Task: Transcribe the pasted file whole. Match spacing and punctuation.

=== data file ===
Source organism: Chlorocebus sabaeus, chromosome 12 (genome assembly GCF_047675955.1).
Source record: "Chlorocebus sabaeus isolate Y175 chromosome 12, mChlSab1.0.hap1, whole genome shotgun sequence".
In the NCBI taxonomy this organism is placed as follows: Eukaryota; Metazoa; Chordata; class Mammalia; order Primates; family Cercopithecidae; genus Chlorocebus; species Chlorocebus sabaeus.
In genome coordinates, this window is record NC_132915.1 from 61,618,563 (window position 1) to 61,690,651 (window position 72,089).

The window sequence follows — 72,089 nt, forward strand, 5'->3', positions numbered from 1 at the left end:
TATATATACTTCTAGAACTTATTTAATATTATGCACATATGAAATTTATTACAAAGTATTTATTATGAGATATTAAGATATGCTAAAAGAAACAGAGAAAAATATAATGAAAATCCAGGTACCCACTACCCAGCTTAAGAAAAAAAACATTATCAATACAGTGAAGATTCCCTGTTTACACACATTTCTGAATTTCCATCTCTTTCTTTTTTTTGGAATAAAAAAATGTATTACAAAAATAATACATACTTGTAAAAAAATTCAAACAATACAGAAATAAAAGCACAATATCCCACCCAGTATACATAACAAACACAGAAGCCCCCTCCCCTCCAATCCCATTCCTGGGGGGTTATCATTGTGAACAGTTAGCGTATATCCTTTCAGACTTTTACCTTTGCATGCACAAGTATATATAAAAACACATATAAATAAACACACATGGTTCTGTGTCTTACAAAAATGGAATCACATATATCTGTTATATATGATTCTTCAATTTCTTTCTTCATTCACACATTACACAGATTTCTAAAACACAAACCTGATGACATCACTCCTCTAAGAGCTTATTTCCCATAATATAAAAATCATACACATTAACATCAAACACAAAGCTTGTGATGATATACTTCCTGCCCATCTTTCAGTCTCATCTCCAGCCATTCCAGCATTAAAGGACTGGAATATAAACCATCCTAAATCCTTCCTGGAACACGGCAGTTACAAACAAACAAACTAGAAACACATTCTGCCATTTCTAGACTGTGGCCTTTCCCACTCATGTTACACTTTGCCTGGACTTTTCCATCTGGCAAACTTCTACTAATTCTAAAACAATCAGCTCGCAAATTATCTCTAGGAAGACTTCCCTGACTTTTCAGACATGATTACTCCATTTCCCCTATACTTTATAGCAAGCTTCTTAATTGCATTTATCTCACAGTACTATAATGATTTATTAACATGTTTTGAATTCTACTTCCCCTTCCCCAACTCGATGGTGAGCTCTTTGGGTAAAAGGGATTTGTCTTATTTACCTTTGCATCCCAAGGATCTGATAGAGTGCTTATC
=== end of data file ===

Source organism: Chlorocebus sabaeus, chromosome 12 (genome assembly GCF_047675955.1).
Source record: "Chlorocebus sabaeus isolate Y175 chromosome 12, mChlSab1.0.hap1, whole genome shotgun sequence".
In the NCBI taxonomy this organism is placed as follows: Eukaryota; Metazoa; Chordata; class Mammalia; order Primates; family Cercopithecidae; genus Chlorocebus; species Chlorocebus sabaeus.
In genome coordinates, this window is record NC_132915.1 from 61,618,563 (window position 1) to 61,690,651 (window position 72,089).

The window sequence follows — 72,089 nt, forward strand, 5'->3', positions numbered from 1 at the left end:
TATATATACTTCTAGAACTTATTTAATATTATGCACATATGAAATTTATTACAAAGTATTTATTATGAGATATTAAGATATGCTAAAAGAAACAGAGAAAAATATAATGAAAATCCAGGTACCCACTACCCAGCTTAAGAAAAAAAACATTATCAATACAGTGAAGATTCCCTGTTTACACACATTTCTGAATTTCCATCTCTTTCTTTTTTTTGGAATAAAAAAATGTATTACAAAAATAATACATACTTGTAAAAAAATTCAAACAATACAGAAATAAAAGCACAATATCCCACCCAGTATACATAACAAACACAGAAGCCCCCTCCCCTCCAATCCCATTCCTGGGGGGTTATCATTGTGAACAGTTAGCGTATATCCTTTCAGACTTTTACCTTTGCATGCACAAGTATATATAAAAACACATATAAATAAACACACATGGTTCTGTGTCTTACAAAAATGGAATCACATATATCTGTTATATATGATTCTTCAATTTCTTTCTTCATTCACACATTACACAGATTTCTAAAACACAAACCTGATGACATCACTCCTCTAAGAGCTTATTTCCCATAATATAAAAATCATACACATTAACATCAAACACAAAGCTTGTGATGATATACTTCCTGCCCATCTTTCAGTCTCATCTCCAGCCATTCCAGCATTAAAGGACTGGAATATAAACCATCCTAAATCCTTCCTGGAACACGGCAGTTACAAACAAACAAACTAGAAACACATTCTGCCATTTCTAGACTGTGGCCTTTCCCACTCATGTTACACTTTGCCTGGACTTTTCCATCTGGCAAACTTCTACTAATTCTAAAACAATCAGCTCGCAAATTATCTCTAGGAAGACTTCCCTGACTTTTCAGACATGATTACTCCATTTCCCCTATACTTTATAGCAAGCTTCTTAATTGCATTTATCTCACAGTACTATAATGATTTATTAACATGTTTTGAATTCTACTTCCCCTTCCCCAACTCGATGGTGAGCTCTTTGGGTAAAAGGGATTTGTCTTATTTACCTTTGCATCCCAAGGATCTGATAGAGTGCTTATC